Pantone is a standardized color matching system, utilizing the Pantone numbering system for identifying colors. By standardizing the colors, different manufacturers in different locations can all reference a Pantone numbered color, making sure colors match without direct contact with one another. The most commonly referenced colors are in the Pantone solids palette. The Pantone Solid palette consists of 1,114 colors, identified by three or four digit numbers, followed by a C, U, Or M suffix.. Originally designed for the graphics industry, the pantone solids palette is now used by a wide range of industries, and is the most commonly used palette.

. Pantone developed the first color matching system in 1963, which consisted of a large number of small cardboard sheets, printed on one side with a series of related color swatches and then bound into a small “fan deck”. This system was referred to as the Pantone Matching System, or the PMS system. It’s goal was to allow designers to ‘color match’ specific colors when a design enters production. This system was widely adopted by graphic designers and reproduction and printing houses and is still used today to specify colors for a wide range of industries.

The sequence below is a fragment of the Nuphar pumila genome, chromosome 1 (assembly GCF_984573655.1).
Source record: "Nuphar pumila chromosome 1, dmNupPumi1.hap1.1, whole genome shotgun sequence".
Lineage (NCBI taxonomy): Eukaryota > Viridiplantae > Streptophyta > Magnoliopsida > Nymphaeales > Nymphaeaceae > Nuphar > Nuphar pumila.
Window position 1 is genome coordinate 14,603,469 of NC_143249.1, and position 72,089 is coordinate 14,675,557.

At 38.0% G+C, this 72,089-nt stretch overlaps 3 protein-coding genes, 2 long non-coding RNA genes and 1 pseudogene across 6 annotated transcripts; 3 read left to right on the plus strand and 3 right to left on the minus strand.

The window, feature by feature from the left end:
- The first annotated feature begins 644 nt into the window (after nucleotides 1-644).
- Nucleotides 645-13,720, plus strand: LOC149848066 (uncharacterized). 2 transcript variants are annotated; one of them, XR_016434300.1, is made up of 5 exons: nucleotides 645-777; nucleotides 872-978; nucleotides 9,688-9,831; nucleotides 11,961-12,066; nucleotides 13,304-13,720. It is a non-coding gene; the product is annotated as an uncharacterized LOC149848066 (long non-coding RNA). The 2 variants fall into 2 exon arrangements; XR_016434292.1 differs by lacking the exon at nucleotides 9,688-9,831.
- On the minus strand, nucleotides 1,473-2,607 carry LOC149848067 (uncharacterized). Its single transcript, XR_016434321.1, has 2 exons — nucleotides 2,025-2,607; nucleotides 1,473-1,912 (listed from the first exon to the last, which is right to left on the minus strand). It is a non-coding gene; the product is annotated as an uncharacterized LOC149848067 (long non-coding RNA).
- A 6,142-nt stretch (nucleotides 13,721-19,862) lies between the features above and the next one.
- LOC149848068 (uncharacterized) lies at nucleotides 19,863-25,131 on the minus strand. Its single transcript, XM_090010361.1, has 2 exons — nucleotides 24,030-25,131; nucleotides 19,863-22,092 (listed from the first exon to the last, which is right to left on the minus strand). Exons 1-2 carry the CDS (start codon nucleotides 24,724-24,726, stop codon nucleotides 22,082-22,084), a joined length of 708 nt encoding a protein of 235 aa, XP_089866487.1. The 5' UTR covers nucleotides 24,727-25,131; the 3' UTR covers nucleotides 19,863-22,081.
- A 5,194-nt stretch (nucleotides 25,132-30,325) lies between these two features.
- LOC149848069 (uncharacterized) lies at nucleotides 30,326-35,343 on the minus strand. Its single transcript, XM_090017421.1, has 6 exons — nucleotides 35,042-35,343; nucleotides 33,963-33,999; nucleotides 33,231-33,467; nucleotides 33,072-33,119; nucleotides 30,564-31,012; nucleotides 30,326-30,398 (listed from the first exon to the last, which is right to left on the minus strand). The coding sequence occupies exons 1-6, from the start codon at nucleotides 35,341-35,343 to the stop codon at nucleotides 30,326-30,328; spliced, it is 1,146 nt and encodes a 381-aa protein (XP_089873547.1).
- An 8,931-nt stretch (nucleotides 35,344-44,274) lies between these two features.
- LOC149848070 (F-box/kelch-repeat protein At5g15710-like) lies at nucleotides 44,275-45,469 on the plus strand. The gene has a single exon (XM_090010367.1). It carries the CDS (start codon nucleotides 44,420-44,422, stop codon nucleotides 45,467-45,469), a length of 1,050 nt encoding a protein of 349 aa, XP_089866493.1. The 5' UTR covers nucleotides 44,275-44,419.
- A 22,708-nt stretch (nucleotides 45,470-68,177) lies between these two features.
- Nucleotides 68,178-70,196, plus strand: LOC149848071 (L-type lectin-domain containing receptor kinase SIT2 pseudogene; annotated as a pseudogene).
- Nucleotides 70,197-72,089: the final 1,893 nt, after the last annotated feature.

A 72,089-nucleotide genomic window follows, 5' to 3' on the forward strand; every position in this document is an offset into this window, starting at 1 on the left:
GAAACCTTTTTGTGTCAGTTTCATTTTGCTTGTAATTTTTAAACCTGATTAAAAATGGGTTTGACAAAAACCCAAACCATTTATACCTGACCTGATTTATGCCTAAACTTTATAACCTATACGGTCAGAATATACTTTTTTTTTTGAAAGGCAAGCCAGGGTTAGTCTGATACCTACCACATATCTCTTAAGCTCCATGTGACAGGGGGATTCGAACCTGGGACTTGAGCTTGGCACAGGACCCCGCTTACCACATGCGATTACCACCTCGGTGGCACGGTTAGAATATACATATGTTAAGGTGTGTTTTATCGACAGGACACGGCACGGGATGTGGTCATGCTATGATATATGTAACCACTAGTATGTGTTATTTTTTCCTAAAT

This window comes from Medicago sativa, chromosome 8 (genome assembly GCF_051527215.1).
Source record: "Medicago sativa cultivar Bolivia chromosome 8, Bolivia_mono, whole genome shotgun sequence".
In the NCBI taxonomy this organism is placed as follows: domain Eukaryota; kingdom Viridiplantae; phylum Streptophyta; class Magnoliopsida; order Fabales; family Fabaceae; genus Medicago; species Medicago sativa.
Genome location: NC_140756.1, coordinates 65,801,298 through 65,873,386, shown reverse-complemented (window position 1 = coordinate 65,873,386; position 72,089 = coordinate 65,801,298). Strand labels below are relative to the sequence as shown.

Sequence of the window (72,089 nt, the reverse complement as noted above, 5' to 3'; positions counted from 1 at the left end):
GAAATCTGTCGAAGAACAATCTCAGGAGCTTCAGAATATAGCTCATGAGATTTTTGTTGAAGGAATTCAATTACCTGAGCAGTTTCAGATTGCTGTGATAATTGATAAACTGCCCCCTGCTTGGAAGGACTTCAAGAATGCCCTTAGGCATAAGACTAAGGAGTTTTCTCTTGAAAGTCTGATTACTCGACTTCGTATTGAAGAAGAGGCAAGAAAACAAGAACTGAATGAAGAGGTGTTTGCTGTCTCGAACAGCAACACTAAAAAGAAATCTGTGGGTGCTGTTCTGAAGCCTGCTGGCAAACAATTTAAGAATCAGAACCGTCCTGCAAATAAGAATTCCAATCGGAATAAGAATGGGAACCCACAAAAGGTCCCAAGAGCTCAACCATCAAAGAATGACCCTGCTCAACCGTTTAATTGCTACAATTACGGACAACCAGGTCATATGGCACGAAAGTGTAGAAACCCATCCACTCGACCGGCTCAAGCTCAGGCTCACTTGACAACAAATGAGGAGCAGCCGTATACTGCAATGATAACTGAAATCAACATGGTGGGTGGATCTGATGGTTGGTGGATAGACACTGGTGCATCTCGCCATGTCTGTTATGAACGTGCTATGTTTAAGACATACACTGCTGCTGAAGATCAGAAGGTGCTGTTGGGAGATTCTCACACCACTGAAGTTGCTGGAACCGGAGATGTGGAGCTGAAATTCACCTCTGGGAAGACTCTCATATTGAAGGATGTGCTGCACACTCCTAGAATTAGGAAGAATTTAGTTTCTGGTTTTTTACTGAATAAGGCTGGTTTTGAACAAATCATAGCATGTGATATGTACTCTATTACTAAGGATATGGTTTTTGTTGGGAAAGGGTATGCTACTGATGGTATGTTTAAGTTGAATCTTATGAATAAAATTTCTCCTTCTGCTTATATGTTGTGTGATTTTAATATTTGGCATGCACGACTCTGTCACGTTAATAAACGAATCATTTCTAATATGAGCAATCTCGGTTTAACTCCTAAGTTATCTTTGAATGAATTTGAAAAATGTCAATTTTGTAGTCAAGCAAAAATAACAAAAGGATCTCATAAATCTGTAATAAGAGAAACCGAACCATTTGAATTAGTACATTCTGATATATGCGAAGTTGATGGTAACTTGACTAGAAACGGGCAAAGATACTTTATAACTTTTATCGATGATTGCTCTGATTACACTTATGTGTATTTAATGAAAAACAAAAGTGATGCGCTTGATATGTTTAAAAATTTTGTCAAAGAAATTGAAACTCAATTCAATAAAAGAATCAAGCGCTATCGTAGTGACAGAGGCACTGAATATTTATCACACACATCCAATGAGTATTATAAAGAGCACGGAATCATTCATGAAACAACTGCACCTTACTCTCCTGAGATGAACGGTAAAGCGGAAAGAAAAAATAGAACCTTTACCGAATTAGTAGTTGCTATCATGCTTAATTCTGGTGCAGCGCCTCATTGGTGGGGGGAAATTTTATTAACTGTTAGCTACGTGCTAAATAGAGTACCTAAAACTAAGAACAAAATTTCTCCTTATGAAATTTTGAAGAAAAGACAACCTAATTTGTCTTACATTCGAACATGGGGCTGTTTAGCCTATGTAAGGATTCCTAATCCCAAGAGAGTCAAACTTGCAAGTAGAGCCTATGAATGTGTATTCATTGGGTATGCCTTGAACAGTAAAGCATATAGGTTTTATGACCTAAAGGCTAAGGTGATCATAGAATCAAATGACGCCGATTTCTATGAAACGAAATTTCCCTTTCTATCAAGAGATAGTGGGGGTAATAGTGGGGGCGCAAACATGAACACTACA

How Does Pantone Work?  The Pant

one Solid Colors Palette, with over 1100 unique, numbered colors, was originally devised to help printers and designers specify and control colors for print projects. This is the most widely used Pantone palette, with colors sometimes referred to as ‘PMS’ (for Pantone Matching System) or ‘spot colors’, and is used in the graphics, print, and publishing, industries.

What do Your Clothing Colors Say About You?

girl-in-dressWhen a woman wants to be noticed her first inclination is to wear something red. When a man wants to convey a message of power, he reaches for his red tie. Why is that so?

The reason is simple: Colors sometime convey certain messages. Whether it’s the color of the clothes you design or the color of a product’s packaging or the color you choose off your Pantone color system to help create a company’s identity, col